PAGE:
The level of preparedness of local/regional government and public officials for future volcanic eruptions was ranked by respondents, along with their perceived personal preparedness, on a 4-point scale (very prepared = 1, somewhat prepared = 2, not very prepared = 3, not prepared at all = 4). The level of preparedness for volcanic hazards amongst local/regional government (i.e. local and regional civil defence, Police, Fire Service) was rated between very prepared and somewhat prepared (i.e. mean score less than 2) (Table 5). Personal preparedness rated between not very prepared and not prepared at all.

Table 4   Mean scores of levels of government and personal preparedness for volcanic hazards.

  mean   s.d.   n  
local/regional government

1 = very prepared, 2 = somewhat prepared,
3 = not very prepared, 4 = not prepared at all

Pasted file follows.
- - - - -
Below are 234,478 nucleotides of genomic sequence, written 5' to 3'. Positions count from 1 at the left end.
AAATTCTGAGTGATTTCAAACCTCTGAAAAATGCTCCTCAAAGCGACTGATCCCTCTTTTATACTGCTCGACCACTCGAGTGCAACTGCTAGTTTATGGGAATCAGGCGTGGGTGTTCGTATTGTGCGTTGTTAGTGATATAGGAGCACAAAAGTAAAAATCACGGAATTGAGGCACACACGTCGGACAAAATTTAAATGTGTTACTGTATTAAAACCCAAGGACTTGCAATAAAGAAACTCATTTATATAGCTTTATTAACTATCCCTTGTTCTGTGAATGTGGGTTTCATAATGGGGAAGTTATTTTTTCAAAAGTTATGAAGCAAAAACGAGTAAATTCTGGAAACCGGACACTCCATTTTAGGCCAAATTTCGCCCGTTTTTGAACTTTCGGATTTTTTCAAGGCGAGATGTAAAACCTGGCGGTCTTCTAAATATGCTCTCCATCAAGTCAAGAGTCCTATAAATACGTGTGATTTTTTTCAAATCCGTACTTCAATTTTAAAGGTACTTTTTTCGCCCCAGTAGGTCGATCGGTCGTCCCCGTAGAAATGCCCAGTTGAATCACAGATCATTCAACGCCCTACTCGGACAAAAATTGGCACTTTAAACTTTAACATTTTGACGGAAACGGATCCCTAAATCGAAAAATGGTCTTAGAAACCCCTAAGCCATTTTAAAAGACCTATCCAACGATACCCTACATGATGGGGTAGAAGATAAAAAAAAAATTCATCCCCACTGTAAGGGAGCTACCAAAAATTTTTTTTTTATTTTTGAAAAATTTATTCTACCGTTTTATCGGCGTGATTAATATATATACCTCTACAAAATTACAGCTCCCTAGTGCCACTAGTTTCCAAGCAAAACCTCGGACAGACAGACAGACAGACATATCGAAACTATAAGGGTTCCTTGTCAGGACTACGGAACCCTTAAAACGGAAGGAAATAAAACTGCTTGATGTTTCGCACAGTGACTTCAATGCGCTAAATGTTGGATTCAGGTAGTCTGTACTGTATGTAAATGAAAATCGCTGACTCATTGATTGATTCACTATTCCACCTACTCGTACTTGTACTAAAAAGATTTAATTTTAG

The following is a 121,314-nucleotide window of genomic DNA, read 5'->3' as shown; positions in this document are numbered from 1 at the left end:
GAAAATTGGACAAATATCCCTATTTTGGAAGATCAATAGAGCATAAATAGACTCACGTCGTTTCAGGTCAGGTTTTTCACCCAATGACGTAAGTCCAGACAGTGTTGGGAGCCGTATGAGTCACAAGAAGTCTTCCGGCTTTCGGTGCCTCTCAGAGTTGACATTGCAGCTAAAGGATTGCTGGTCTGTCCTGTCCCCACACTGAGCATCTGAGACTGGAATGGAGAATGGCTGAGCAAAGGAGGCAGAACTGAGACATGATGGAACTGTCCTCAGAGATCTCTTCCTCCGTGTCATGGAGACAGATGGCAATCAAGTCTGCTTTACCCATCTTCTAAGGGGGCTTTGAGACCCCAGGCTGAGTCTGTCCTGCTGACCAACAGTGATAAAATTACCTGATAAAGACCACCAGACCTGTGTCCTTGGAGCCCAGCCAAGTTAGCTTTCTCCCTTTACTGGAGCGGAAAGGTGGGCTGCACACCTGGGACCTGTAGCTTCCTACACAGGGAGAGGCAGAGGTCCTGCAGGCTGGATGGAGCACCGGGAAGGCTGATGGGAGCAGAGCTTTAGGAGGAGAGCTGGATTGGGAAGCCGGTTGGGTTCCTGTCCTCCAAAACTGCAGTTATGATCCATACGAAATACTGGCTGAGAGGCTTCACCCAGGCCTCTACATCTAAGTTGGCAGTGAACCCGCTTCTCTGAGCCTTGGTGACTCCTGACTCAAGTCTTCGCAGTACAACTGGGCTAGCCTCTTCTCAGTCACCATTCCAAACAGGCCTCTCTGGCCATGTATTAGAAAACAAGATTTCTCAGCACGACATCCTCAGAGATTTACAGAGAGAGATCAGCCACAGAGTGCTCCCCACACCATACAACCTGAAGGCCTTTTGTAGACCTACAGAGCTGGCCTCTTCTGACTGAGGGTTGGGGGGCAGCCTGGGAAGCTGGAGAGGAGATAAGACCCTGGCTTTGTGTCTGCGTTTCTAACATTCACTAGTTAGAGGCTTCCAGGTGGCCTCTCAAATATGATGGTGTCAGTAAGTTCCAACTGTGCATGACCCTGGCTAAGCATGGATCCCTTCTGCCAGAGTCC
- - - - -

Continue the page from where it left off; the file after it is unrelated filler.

The study asked if individuals had undertaken any protective measures in view of possible volcanic hazards and listed a number of options to choose from: purchased insurance, planned evacuation routes, obtaining battery powered radio and having supplies of food and water. Just over half of respondents (58.0 %) of respondents claimed to have undertaken protective measures (Table 5). However, the overall level of protective actions taken in households may be higher as the sample contains a large number of school children who may not have personally undertaken such actions but may come from a household that has. Of those who have undertaken protective actions purchasing insurance was the most popular measure (72.4 %) followed by obtaining battery operated radio (44.8 %), planning evacuation routes and a place to stay (27.6 %) and maintaining emergency supplies of food and water (24.1 %). Other options were given by 13.8 % of respondents.

Table 5   Protective measures undertaken in view of volcanic hazards.

purchased insurance
Planned evacuation
Obtained battery radio
Emergency food and water

The final section of the questionnaire provided an opportunity for respondents to add their own comments on volcanic hazard issues. All comments are listed in Table 6 in an unedited form.

Table 6    Respondents comments on volcanic hazards facing Inglewood (unedited).